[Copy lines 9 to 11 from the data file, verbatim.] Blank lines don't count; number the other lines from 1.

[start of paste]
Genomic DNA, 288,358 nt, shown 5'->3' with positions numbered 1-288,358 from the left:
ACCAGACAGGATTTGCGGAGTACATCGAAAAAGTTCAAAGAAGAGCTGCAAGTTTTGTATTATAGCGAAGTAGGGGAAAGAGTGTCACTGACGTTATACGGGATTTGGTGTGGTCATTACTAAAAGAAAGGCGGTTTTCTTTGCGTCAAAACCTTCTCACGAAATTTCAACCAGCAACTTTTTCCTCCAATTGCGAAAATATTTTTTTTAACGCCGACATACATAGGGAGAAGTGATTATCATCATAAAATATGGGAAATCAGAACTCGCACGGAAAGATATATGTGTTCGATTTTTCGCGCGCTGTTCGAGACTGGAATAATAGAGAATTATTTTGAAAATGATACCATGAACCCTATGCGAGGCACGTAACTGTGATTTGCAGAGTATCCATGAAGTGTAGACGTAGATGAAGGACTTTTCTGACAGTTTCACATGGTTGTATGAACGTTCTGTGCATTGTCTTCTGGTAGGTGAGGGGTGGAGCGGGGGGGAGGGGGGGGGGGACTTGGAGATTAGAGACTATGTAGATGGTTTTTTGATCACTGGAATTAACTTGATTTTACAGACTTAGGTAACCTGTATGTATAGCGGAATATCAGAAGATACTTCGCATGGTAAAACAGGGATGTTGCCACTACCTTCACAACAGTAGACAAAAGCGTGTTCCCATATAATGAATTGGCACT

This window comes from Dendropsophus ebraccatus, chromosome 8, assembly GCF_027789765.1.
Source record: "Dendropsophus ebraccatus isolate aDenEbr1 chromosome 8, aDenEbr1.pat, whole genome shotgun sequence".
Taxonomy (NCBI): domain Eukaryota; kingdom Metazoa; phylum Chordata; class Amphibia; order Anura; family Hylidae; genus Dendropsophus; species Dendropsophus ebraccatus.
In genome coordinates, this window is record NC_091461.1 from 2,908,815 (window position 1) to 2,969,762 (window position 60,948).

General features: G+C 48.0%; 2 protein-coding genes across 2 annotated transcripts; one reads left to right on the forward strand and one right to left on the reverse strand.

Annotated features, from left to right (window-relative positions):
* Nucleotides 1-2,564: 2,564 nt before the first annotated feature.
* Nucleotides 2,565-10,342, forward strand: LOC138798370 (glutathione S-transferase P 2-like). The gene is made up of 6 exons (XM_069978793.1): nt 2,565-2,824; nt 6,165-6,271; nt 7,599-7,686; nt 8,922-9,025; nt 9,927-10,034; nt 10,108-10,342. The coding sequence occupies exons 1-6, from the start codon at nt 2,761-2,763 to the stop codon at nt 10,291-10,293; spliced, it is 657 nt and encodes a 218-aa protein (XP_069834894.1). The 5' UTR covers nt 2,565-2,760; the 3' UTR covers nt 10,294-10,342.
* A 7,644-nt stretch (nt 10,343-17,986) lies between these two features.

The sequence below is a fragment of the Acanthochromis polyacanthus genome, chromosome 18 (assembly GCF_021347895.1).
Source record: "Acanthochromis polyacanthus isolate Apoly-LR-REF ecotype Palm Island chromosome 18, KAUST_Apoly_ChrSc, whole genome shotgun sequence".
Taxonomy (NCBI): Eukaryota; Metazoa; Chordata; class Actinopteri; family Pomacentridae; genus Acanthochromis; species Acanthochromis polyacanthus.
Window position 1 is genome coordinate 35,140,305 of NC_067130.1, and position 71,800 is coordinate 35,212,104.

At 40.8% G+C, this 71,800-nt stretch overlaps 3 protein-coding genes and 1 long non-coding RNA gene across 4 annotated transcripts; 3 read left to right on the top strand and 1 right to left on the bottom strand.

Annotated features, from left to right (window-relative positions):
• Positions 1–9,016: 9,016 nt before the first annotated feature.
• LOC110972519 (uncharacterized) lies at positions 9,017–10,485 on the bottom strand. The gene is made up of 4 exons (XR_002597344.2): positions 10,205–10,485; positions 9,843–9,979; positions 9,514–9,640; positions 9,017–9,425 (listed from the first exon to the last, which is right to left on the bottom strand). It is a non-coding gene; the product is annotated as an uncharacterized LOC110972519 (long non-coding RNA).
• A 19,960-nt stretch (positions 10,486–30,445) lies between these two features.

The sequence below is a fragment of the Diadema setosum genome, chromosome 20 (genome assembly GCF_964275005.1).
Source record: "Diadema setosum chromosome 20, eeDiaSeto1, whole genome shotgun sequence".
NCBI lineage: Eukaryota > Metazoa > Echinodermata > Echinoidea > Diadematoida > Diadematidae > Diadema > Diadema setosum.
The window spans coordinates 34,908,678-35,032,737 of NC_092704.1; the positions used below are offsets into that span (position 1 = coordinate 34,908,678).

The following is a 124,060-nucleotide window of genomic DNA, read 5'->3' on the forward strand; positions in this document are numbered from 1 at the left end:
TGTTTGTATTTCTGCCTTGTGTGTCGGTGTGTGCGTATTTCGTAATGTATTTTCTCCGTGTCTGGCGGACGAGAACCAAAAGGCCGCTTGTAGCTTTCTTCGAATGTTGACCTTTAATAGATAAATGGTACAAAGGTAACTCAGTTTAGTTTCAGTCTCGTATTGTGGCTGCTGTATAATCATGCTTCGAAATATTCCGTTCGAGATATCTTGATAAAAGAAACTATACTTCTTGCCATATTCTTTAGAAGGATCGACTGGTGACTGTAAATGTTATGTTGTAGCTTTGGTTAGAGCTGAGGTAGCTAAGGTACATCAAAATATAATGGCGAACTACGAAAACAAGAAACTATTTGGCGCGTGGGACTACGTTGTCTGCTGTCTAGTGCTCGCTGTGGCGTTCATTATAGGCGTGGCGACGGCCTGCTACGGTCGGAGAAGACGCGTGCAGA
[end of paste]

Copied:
* Nucleotides 1-2,564: 2,564 nt before the first annotated feature.
* Nucleotides 2,565-10,342, forward strand: LOC138798370 (glutathione S-transferase P 2-like). The gene is made up of 6 exons (XM_069978793.1): nt 2,565-2,824; nt 6,165-6,271; nt 7,599-7,686; nt 8,922-9,025; nt 9,927-10,034; nt 10,108-10,342. The coding sequence occupies exons 1-6, from the start codon at nt 2,761-2,763 to the stop codon at nt 10,291-10,293; spliced, it is 657 nt and encodes a 218-aa protein (XP_069834894.1). The 5' UTR covers nt 2,565-2,760; the 3' UTR covers nt 10,294-10,342.
* A 7,644-nt stretch (nt 10,343-17,986) lies between these two features.